• This striking example of a seated Buddha has the broad shoulders, narrow waist, full and slightly pursed lips, and arched eyebrows characteristic of Chinese Buddhist figures made during the later Tang dynasty. The quality of workmanship, furthermore, suggests that it was probably produced in an urban area, possibly the capital city of Chang'an.
  • This seated figure performs a graceful variation of the dharmachakra mudra or hand gesture indicating teaching (literally, turning or setting in motion the Wheel [of Buddhist law]). Because Siddhartha spent more than forty years traveling and lecturing after his enlightenment, this figure could be a representation of the Historical Buddha. He also bears other corporeal markings of enlightened beings: the cranial protuberance (ushnisha) indicating wisdom, elongated earlobes referring to Siddhartha’s royal heritage but without the earrings that he put aside when he chose a spiritual path, and the three neck rings signifying auspiciousness. These physical signs, as well as the flowing monastic robes, derive from Indian prototypes but spread throughout the Buddhist world.

Seated Buddha, Tang dynasty (618–907), early 8th century China

budai not buddha
Budai – Not Buddha
  • Westerners often confused Budai with Buddha. This confusion rarely occurs in Asia.
  • Though they are somewhat similar in English, the Chinese name Budai is unrelated to the Sanskrit word Buddha
  • His figure appears throughout Chinese culture as a representation of contentment. His image graces many temples, restaurants, amulets, and businesses

Statue of Budai in Beipu, Taiwan

end of tang dynasty
End of Tang Dynasty
  • Tang dynasty declined in power due to ineffective leadership by later emperors.
  • Rebellions occurred and emperors gradually gave over control to regional war lords.
  • When they were faced with internal rebellions the state ended and regional military governors made their own little kingdoms.
  • East Asia was cut off from communication with the Islamic world.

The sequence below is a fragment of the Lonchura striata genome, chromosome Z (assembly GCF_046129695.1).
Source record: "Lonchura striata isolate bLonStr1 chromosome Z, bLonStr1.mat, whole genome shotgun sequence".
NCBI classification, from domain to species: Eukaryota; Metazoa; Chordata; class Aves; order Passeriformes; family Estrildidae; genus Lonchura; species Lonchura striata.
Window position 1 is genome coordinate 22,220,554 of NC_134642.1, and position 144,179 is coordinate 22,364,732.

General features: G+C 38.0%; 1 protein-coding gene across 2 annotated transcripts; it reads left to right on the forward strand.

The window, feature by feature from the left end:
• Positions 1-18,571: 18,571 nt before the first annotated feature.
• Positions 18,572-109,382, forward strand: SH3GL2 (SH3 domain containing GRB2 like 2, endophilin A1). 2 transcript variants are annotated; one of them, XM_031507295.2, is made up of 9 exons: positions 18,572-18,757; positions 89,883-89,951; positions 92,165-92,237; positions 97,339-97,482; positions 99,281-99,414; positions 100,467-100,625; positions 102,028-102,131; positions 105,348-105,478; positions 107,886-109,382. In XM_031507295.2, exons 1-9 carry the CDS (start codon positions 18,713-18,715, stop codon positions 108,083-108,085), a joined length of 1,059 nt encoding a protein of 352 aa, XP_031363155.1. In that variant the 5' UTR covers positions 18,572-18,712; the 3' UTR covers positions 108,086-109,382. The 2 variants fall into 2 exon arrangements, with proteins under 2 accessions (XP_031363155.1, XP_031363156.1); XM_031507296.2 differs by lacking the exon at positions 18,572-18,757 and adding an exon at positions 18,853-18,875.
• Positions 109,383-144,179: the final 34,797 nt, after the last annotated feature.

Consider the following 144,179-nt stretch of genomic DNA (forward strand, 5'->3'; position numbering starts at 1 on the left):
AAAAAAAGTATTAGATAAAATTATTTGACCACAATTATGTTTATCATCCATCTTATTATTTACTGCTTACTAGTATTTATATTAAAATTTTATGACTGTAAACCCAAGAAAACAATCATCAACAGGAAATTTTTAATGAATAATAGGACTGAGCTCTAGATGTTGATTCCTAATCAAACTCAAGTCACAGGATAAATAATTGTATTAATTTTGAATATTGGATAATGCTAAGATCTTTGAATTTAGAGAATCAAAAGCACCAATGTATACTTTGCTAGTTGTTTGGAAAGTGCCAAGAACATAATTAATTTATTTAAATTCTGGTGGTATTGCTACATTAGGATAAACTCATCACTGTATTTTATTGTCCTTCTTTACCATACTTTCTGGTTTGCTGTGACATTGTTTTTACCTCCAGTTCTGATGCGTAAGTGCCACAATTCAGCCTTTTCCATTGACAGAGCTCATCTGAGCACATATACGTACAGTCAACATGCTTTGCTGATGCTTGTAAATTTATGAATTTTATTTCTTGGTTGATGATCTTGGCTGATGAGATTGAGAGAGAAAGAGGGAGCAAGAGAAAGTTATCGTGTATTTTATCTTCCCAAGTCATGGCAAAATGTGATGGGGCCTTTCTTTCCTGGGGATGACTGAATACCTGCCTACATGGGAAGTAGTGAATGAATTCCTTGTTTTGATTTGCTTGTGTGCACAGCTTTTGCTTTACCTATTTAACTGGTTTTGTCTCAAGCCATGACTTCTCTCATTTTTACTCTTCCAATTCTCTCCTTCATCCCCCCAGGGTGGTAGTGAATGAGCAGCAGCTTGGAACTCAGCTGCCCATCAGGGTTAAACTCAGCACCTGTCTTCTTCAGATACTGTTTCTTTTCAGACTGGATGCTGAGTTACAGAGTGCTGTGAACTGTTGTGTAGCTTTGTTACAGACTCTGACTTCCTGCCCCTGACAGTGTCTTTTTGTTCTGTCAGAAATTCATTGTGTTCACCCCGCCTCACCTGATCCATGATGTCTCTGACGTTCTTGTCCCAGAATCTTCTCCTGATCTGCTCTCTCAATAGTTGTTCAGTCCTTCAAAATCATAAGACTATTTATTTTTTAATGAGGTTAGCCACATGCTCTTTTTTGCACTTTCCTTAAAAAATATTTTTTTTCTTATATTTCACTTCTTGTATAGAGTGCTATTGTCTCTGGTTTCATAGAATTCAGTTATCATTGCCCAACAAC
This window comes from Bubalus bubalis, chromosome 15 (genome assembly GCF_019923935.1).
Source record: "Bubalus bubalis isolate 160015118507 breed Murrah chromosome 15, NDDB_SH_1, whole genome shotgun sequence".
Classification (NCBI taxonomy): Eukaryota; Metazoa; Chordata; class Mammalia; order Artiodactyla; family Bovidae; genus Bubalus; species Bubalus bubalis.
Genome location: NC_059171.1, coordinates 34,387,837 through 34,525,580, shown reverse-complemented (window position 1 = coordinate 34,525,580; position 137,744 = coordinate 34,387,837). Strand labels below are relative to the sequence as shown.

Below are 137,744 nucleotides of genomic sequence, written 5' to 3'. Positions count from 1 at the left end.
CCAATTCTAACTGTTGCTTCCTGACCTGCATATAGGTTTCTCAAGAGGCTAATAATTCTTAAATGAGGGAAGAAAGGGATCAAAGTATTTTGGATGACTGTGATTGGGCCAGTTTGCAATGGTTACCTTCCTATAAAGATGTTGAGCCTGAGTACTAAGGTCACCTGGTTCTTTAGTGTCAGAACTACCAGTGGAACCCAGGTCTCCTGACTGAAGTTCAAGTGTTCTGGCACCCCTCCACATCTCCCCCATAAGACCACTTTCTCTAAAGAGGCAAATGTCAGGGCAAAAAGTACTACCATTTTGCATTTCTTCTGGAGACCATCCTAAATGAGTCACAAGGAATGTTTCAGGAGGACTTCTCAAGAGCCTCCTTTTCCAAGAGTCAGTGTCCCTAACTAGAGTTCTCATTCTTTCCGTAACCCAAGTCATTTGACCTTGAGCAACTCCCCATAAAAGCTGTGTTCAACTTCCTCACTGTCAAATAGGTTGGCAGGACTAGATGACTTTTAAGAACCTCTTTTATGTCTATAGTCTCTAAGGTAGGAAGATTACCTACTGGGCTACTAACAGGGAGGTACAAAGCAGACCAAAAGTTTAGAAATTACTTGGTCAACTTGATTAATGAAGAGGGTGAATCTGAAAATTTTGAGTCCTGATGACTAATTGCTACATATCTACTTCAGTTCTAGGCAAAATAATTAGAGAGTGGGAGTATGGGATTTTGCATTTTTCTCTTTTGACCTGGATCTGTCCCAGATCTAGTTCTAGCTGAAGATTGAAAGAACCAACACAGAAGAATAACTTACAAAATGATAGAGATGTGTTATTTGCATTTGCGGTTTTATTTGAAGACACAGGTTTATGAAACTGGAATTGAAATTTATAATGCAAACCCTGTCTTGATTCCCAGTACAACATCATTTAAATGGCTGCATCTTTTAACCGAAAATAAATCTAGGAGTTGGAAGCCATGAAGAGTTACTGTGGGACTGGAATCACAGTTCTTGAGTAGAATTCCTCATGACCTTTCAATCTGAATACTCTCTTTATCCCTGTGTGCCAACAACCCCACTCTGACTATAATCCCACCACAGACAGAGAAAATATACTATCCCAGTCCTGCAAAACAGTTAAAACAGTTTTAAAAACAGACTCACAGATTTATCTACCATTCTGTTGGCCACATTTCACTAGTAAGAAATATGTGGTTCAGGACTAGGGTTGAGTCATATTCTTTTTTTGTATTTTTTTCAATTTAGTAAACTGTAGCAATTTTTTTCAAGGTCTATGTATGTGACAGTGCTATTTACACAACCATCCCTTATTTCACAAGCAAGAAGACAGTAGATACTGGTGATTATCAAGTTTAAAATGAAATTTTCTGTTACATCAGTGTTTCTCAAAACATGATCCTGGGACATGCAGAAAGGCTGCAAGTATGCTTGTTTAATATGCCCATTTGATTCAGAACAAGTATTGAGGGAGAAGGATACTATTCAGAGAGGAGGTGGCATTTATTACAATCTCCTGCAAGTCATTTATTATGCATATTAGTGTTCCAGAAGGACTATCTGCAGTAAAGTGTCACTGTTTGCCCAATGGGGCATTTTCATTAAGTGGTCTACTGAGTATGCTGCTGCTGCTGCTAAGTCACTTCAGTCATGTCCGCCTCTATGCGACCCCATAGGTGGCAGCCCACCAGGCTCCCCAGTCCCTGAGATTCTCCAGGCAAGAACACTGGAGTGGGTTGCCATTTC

• War lords controlled separate regions until Song dynasty reestablished centralized rule.
song dynasty
Song Dynasty

Reached and maintained level of economic prosperity, technological advancement, and cultural maturity that were unequaled anywhere in the world

song dynasty1
Song Dynasty

Reached and maintained level of economic prosperity, technological advancement, and cultural maturity that were unequaled anywhere in the world

song dynasty2
Song Dynasty
  • The Song reunified China after nearly six decades of warfare. The Song rulers re-established a centralized bureaucracy for their nation.
  • Private trade grew, giving birth to the mercantile class. 
  • It was a time of cultural refinements
    • Seen as the great age of achievement in Chinese art and literature
song dynasty3
Song Dynasty
  • A move away from Buddhism and back to a new interest in Confucianism.
  • Tea and cotton became major crops, and gunpowder was first used for military purposes.
song economy
Song Economy
  • Underlying the political and cultural achievements was an “economic revolution that made Song China by far the richest, most skilled and most populous country on earth.”
  • As trade grew rapidly, copper shortages developed
  • Traders began issues letters of credit as an alternative
    • “Flying money”
  • Enabled merchants to deposit goods or cash at one location and draw the equivalent somewhere else
  • Saw beginning of govt issued paper money (initially failed)
song society
Song Society
  • Developed a sophisticated Neo-Confucian philosophy while Chan (Zen) Buddhism remained popular
  • Women’s status declined during the Song – lost many rights
fall of the song
Fall of the Song
  • Despite advances, the Song eventually fell to Mongol invaders